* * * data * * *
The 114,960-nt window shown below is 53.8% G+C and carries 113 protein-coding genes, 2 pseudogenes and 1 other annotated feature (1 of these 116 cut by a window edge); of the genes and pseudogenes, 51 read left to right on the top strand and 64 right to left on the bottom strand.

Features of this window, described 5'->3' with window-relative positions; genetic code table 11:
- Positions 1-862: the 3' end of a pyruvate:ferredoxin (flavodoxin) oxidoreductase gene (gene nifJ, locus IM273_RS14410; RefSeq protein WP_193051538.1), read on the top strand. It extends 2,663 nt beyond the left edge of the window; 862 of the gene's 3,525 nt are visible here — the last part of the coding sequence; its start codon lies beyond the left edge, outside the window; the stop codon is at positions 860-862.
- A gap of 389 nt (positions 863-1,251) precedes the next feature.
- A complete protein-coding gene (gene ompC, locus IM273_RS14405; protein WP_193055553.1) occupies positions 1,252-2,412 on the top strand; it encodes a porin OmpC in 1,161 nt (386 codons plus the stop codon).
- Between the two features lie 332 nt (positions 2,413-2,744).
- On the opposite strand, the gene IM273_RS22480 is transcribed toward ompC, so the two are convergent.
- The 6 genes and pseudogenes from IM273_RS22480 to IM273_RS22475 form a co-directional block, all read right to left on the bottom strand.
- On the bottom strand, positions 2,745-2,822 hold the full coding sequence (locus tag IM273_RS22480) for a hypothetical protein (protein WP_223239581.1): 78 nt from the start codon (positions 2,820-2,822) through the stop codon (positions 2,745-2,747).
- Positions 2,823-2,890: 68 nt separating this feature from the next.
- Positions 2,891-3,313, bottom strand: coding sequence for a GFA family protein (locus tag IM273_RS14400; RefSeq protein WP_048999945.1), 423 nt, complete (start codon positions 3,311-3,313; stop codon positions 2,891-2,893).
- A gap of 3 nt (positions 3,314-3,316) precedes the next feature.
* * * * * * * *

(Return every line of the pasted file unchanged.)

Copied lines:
The 114,960-nt window shown below is 53.8% G+C and carries 113 protein-coding genes, 2 pseudogenes and 1 other annotated feature (1 of these 116 cut by a window edge); of the genes and pseudogenes, 51 read left to right on the top strand and 64 right to left on the bottom strand.

Features of this window, described 5'->3' with window-relative positions; genetic code table 11:
- Positions 1-862: the 3' end of a pyruvate:ferredoxin (flavodoxin) oxidoreductase gene (gene nifJ, locus IM273_RS14410; RefSeq protein WP_193051538.1), read on the top strand. It extends 2,663 nt beyond the left edge of the window; 862 of the gene's 3,525 nt are visible here — the last part of the coding sequence; its start codon lies beyond the left edge, outside the window; the stop codon is at positions 860-862.
- A gap of 389 nt (positions 863-1,251) precedes the next feature.
- A complete protein-coding gene (gene ompC, locus IM273_RS14405; protein WP_193055553.1) occupies positions 1,252-2,412 on the top strand; it encodes a porin OmpC in 1,161 nt (386 codons plus the stop codon).
- Between the two features lie 332 nt (positions 2,413-2,744).
- On the opposite strand, the gene IM273_RS22480 is transcribed toward ompC, so the two are convergent.
- The 6 genes and pseudogenes from IM273_RS22480 to IM273_RS22475 form a co-directional block, all read right to left on the bottom strand.
- On the bottom strand, positions 2,745-2,822 hold the full coding sequence (locus tag IM273_RS22480) for a hypothetical protein (protein WP_223239581.1): 78 nt from the start codon (positions 2,820-2,822) through the stop codon (positions 2,745-2,747).
- Positions 2,823-2,890: 68 nt separating this feature from the next.
- Positions 2,891-3,313, bottom strand: coding sequence for a GFA family protein (locus tag IM273_RS14400; RefSeq protein WP_048999945.1), 423 nt, complete (start codon positions 3,311-3,313; stop codon positions 2,891-2,893).
- A gap of 3 nt (positions 3,314-3,316) precedes the next feature.